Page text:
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Sherri Shepherd’s Got a New Talk Show and a Lot to Talk About

She opens up about her secrets to health, happiness, and peace.


As an actress, comedian, author, NAACP Image Award podcaster, and single mother, Sherri Shepherd is no stranger to wearing many hats. But as the former co-host of The View shares, she’s also no stranger to the stress that it brings, and the art of dusting herself off after a loss. Looking back at her first talk show pilot in 2008, Sherri says she has learned a lot of lessons — many that informed her new daytime TV talk show, Sherri, which premiered September 12 on FOX TV. “I wasn’t ready in 2008, even though I thought I was,” she reflects. “But I know I wouldn’t appreciate it as much now if I hadn’t tried.”

What does she want viewers to walk away from her show knowing? “I just want people to feel good when they watch!” she says with a smile. “There’s so much doom and gloom and negativity now in the world that I really want people to be able just to sit, be informed, laugh and breathe.

“I want to inspire women and help them to know that you can reinvent yourself. I want to challenge viewers as I challenge myself, and for people to see that the foundation for me is just laughter. So if I can bring that to others, I’d like to do that.”

Rallying all her strength and resilience, Sherri picked herself up, and it has paid off in spades. “My mantra is breathe, believe and do! Run toward the thing you fear: There are so many blessings waiting.” Here, more of Sherri’s secrets to a life of abundance — mind, body, and soul.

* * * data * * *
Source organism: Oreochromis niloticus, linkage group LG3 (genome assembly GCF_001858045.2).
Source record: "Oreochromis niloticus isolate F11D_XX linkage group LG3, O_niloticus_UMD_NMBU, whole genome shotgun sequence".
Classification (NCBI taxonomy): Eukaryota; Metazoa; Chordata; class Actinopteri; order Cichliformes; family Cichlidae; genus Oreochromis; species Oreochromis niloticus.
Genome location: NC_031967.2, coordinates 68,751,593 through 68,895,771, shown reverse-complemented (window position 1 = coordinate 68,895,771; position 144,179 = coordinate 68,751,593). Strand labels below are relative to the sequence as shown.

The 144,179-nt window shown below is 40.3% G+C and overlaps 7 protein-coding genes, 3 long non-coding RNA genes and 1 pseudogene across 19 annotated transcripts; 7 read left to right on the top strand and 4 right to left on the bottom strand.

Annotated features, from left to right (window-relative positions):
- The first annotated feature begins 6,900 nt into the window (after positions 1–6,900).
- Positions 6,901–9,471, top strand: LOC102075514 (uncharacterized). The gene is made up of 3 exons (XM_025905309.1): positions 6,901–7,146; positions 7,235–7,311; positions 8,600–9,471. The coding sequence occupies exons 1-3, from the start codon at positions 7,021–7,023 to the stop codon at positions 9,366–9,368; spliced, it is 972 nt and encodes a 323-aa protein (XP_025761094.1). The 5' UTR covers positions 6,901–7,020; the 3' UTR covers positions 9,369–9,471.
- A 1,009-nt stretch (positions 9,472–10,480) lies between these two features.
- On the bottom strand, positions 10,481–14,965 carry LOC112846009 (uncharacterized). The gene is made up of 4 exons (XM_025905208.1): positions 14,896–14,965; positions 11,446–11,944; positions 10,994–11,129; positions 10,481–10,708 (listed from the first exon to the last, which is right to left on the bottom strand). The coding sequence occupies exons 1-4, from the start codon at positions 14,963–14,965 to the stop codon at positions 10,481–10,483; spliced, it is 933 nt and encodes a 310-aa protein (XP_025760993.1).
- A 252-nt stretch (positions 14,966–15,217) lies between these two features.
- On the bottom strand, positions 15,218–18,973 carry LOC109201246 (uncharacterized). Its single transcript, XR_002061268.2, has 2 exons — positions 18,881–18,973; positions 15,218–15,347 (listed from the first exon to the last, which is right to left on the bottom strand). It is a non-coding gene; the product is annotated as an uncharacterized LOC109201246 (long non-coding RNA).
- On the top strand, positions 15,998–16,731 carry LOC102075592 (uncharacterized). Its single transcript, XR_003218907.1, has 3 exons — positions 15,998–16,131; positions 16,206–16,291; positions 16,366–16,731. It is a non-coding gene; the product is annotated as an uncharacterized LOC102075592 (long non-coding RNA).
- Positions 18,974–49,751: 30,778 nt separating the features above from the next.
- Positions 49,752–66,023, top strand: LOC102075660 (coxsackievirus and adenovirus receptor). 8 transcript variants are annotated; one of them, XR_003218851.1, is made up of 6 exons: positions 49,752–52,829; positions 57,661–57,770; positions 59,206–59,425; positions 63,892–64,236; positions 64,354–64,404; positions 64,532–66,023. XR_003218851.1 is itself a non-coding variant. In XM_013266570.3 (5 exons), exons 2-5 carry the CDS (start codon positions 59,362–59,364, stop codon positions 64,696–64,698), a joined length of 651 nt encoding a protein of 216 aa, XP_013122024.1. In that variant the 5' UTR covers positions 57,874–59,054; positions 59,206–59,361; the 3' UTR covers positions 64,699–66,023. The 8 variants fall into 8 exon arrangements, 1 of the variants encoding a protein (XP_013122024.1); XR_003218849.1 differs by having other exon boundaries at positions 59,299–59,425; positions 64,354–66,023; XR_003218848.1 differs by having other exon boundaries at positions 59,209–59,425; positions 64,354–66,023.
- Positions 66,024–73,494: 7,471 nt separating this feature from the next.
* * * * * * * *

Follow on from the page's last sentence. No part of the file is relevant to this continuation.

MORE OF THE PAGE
Travel-happy workout melts a menopot.

“I challenge myself to exercise even on the road,” says Sherri, sharing her countdown routine: “I start with 20 jumping jacks, 20 squats, then 19 jumping jacks and 19 squats…counting down to one.” When at the gym or on the treadmill or elliptical, Sherri challenges herself with another countdown. “I always bring my music and have figured out six songs is 30 minutes, four songs is about 20 minutes. That’s how I get through: I just listen to my songs.” Smart strategy: Listening to music while working out can boost endurance by 15 percent.

Centering prayer is a stress RX.

Sherri says the pillars of her faith practice — and her favorite way to redirect negative thoughts—are prayer and meditation. “Prayer is when I talk to God and meditation is when I listen,” she explains. “I take 10 minutes, and that’s enough to where I just feel centered. I thank God for three things, ask him for three things and pray for three people.” Another way Sherri feeds her soul is to enjoy the outdoors. “I go outside in the morning and sit with my dog, look up at the sky and take a moment to just breathe and feel centered.”

Snacks with a crunch kick-starts energy.

Diagnosed with type 2 diabetes in 2007, Sherri says the right snack swaps are the key to staying healthy. “I do celery stuffed with tuna made with vegan mayonnaise or apples with almond butter,” she shares. Dinner is usually done in her air fryer. “Salmon and Brussels sprouts with a little olive oil, Mrs. Dash or garlic powder sprinkled on. I also love thyme and basil — nothing with high sodium.” Sherri also makes kale and mustard greens on a regular basis. “I put smoked turkey in to give it flavor — so delicious!”

Learning to say no is a joy booster.

“I was talking to my girlfriend one night and she said something that stuck with me,” Sherri shares. “She said, ‘You’re so busy, but you want to create a life — not just make a living. You have to do little things to create a life.’” For Sherri, that process started with a reset. “I went back to basics: saying no and focusing on my joy. My greatest joy is when I see my son, Jeffrey, conquer things and seeing him be more independent.” Sherri’s son has developmental delays, so “seeing him make a step as simple as going to McDonald’s by himself brings me joy.”

This article originally appeared in our print magazine, First For Women.

This content is not a substitute for professional medical advice or diagnosis. Always consult your physician before pursuing any treatment plan.

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